The government is considering taxing the most expensive airline tickets. After the "superprofits" of motorway concessionaires or the fuel of private jets, it is a new track that the executive is digging to finance the plan to 100 billion euros to renovate the SNCF network and announced by Prime Minister Elisabeth Borne at the end of February. "The ecological transition and the modal shift from the plane to the train must also go through this kind of device, explains the entourage of Clément Beaune, Minister of Transport, quoted by Le Parisien. A priori, a person who already pays a lot of money for his ticket is less sensitive to price."
The tax, which will concern a priori first class and business tickets, should appear in the draft finance law, debated next autumn in the National Assembly and bring in about "a hundred million euros over the period 2023-2027", according to the Ministry of Transport. For comparison, the government hopes to recover "several billions" from the tax on superprofits from highway concessionaires. On the side of Air France, which has just published a negative net result of 344 million euros in the 1st quarter of 2023, it is stressed that the France is "the country that already taxes airlines the most". The airline is demanding that the funds raised be used "to decarbonise the sector" and warns the government that, if not, "we will fall far behind in our decarbonisation target.»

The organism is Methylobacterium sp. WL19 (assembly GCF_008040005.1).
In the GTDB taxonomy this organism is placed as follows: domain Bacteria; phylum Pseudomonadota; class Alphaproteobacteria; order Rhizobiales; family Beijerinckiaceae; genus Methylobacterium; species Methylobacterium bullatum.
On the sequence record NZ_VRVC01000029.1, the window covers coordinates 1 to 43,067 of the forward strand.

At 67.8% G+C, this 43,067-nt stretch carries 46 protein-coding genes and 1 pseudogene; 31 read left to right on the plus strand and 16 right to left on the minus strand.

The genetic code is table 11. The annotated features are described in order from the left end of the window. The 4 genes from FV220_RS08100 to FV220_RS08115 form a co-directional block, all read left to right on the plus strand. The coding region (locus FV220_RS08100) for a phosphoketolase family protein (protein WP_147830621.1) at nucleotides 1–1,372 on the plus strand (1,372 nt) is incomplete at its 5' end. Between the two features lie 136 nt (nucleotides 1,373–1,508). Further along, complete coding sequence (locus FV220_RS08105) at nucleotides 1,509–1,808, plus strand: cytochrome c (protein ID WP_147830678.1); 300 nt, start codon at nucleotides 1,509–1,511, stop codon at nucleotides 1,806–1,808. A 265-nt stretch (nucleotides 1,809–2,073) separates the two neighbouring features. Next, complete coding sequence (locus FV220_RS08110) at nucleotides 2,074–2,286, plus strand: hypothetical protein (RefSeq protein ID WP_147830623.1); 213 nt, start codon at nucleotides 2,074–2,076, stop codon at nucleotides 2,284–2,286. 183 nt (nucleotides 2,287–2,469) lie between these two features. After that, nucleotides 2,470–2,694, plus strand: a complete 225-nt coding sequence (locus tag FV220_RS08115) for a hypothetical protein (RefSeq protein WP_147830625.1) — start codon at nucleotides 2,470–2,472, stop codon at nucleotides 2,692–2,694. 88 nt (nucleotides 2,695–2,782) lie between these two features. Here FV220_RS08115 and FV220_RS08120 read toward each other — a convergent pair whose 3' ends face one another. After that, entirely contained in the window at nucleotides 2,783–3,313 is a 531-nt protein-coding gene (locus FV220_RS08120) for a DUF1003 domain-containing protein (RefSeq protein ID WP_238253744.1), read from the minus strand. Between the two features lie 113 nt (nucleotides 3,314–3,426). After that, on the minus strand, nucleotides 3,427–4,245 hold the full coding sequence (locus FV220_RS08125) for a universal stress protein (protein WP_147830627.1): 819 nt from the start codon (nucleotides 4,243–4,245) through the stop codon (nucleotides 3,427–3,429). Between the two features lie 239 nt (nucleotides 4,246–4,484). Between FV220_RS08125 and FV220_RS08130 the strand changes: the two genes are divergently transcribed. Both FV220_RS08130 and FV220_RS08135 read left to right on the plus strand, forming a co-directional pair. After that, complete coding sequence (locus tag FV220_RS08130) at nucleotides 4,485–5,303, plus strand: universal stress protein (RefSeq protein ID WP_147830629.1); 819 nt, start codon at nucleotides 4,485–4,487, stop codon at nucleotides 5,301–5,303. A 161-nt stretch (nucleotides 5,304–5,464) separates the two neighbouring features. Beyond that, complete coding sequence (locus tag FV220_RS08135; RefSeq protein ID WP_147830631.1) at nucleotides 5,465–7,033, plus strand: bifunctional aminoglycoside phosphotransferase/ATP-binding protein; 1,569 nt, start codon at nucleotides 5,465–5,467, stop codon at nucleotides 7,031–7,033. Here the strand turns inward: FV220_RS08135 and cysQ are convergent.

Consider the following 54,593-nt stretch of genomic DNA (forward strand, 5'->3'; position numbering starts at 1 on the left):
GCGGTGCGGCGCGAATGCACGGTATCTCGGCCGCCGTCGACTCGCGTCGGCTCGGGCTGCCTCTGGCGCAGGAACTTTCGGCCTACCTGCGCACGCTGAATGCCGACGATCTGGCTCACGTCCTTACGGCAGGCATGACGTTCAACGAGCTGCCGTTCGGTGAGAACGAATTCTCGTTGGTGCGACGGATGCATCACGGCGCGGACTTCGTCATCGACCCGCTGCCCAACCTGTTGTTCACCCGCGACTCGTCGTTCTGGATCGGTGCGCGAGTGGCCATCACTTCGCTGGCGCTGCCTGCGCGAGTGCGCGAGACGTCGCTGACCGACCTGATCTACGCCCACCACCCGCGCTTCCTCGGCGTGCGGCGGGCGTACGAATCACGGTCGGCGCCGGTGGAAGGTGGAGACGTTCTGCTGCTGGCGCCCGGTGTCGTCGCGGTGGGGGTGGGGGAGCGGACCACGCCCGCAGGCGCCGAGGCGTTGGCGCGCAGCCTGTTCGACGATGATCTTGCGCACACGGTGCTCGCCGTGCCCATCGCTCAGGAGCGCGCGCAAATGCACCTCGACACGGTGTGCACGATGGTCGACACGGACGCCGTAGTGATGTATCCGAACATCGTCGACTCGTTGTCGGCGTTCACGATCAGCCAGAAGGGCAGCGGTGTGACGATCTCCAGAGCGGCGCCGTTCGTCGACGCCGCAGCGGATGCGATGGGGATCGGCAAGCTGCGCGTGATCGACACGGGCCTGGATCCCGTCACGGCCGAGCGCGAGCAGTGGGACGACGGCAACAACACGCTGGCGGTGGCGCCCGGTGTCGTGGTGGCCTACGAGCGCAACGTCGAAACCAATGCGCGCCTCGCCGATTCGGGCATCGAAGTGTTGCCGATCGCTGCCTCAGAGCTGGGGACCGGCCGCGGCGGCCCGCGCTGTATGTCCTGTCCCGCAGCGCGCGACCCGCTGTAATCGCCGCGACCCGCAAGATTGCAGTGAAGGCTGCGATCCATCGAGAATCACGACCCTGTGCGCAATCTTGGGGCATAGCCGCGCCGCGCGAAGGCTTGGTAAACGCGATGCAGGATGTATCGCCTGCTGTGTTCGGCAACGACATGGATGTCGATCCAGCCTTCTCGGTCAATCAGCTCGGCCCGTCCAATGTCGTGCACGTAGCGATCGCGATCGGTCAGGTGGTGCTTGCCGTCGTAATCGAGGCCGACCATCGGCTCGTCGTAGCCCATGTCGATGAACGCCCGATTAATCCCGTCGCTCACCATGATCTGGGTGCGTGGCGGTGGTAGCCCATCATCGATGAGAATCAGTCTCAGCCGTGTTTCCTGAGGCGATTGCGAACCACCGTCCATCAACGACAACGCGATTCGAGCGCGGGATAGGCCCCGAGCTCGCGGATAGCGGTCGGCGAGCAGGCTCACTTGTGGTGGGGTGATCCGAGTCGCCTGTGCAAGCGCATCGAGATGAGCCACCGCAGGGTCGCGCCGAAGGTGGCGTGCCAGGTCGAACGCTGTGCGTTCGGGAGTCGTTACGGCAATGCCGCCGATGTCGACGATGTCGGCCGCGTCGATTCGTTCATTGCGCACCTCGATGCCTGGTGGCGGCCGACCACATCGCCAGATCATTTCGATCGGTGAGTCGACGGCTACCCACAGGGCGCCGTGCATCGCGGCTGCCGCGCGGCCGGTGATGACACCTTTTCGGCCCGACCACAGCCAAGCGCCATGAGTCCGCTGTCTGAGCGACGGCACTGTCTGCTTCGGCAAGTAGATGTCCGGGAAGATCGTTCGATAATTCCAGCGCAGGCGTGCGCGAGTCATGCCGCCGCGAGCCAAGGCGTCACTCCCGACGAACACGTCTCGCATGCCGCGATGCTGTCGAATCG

As a reminder, in 2020, carriers had already suffered an increase in the solidarity tax on airline tickets, known as the "Chirac tax", created in 2005 during the second term of the former President of the Republic. At the time, this ecotax had risen from 9 to 18 euros for the same business class tickets and from 1.5 to 3 euros for economy class flights and was expected to bring in some 182 million euros per year.